Inside the mind of a sex & drug addict policeman. His addictions are so deeply rooted in his personhood that they have entirely taken over his life and are the driving force in everything he does or does not do. Addiction means there's never enough and in his case drugs or sex.This could have easily been a docudrama, instead it is a crime/comedy with a bit of drama. McAvoy is simply superb as the central mad hero and we undergo with a him a binging trip in corruption and debauchery where everyone in his life become objects he comes to use for his own gratification.Despite the comic element being the one that has the most gravity, we get to see the torment that haunts addicted people and he too is a tormented man and his actions are a smokescreen of his anguish with his refusal to get hep only adding to his misery.Quirky, fast paced and fun this is one heck of a mind trip.
Remember when Ewan McGregor played in a little movie called Trainspotting? The film was made after a book by Scottish writer Irvine Welsh and it was an intense and often funny window into the complete wasting of human life due to heroin. It made McGregor famous.Now, James McAvoy has no need to be made famous, he already is, and he showed he is a great actor in several movies; he is on a roll. But in this film, also made from an Irvine Welsh book, he really outdid himself, playing a deranged police inspector torn apart by addiction, grief and madness.The film itself is difficult to explain and, perhaps, it would be more clear to me if I would have read the book first. Some of the characters I have no idea who they were and why he was interacting with them in the first place. Also the ending is pretty much the antithesis of the one in Trainspotting. Here, there is no hope.The direction was good, I guess, as well as the general production values. A bunch of known, but usually secondary actors fill the cast, with often interesting results, but let's face it, the film is mostly a one man show and McAvoy was up for the job. I just wish the story would have been less confusing.Conclusion: it would be a shame not to watch this film, even if you end up not liking it for some reason. You need to be familiar with Scottish accents or use a subtitle to get what people are saying. Other than that, great work, James!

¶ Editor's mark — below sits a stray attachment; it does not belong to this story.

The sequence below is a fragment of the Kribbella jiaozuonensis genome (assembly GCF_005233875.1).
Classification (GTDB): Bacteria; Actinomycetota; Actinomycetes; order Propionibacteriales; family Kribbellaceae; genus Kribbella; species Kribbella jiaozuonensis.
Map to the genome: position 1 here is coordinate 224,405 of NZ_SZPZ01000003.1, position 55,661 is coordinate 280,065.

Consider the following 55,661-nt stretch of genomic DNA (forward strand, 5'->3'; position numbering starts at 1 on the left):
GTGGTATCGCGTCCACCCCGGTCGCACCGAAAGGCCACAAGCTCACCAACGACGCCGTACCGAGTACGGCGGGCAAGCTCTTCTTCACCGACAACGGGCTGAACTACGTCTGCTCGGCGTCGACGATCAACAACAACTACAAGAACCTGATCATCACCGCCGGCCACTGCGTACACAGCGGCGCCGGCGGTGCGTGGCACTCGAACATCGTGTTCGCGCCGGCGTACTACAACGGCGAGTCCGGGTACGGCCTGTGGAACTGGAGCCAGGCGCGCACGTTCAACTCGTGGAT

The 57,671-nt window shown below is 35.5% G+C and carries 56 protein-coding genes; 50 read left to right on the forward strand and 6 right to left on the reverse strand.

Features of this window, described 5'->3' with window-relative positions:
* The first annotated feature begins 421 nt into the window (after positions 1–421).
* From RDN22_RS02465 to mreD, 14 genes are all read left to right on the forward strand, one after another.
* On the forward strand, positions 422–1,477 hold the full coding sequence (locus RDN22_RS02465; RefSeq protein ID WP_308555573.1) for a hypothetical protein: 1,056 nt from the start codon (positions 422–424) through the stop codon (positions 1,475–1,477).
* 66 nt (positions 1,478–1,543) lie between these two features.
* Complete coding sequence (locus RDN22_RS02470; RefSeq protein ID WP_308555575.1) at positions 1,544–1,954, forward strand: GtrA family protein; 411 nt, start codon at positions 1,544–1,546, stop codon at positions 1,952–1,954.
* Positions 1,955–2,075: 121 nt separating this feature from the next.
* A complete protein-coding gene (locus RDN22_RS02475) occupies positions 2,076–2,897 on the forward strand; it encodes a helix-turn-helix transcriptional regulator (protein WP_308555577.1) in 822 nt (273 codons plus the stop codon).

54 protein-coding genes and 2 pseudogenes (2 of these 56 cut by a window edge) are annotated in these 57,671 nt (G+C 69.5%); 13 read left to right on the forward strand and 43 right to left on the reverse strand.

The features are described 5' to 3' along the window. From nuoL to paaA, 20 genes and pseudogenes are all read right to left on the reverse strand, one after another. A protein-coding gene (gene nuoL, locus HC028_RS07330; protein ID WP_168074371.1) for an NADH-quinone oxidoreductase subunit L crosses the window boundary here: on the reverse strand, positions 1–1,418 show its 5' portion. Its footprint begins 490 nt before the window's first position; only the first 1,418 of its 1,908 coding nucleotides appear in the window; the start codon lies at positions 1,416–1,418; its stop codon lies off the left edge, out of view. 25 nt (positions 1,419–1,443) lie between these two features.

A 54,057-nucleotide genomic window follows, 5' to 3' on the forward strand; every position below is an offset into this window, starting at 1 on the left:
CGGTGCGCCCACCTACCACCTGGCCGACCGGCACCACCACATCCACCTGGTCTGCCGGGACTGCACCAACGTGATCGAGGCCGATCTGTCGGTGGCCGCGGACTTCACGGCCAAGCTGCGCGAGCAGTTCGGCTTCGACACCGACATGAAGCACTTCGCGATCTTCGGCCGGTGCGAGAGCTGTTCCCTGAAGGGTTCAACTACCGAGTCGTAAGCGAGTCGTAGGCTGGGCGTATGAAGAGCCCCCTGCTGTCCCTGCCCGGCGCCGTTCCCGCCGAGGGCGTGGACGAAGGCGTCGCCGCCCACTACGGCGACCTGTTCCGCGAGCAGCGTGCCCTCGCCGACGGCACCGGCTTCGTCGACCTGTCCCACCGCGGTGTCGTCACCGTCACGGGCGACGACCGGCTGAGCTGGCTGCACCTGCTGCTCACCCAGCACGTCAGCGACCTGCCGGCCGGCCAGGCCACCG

Probably my favourite film of 2013 so far. Gripping all the way through, with all the aspects you need from a feature length film. Yes, it has the obvious overtone of 'filth', but it's not at all in its nature... it's humorous and very touching at times. I think the casting is brilliant and I have a new found respect for James McAvoy, who in previous films I have found to be almost nondescript. He shines here, brighter than most Oscar winning performers I've seen. Ray Donovan's Eddie Marson is also fantastic in his role, so well cast - he's funny and warm in such a subtle way. This is not one of those situations when someone can rightly say 'the book is better' - I think the job has been done so well of adapting it into film format that the book is not better at all, just a different experience. It is honestly a film I want to see again. I think an instant classic, not filthy at all, but pure class.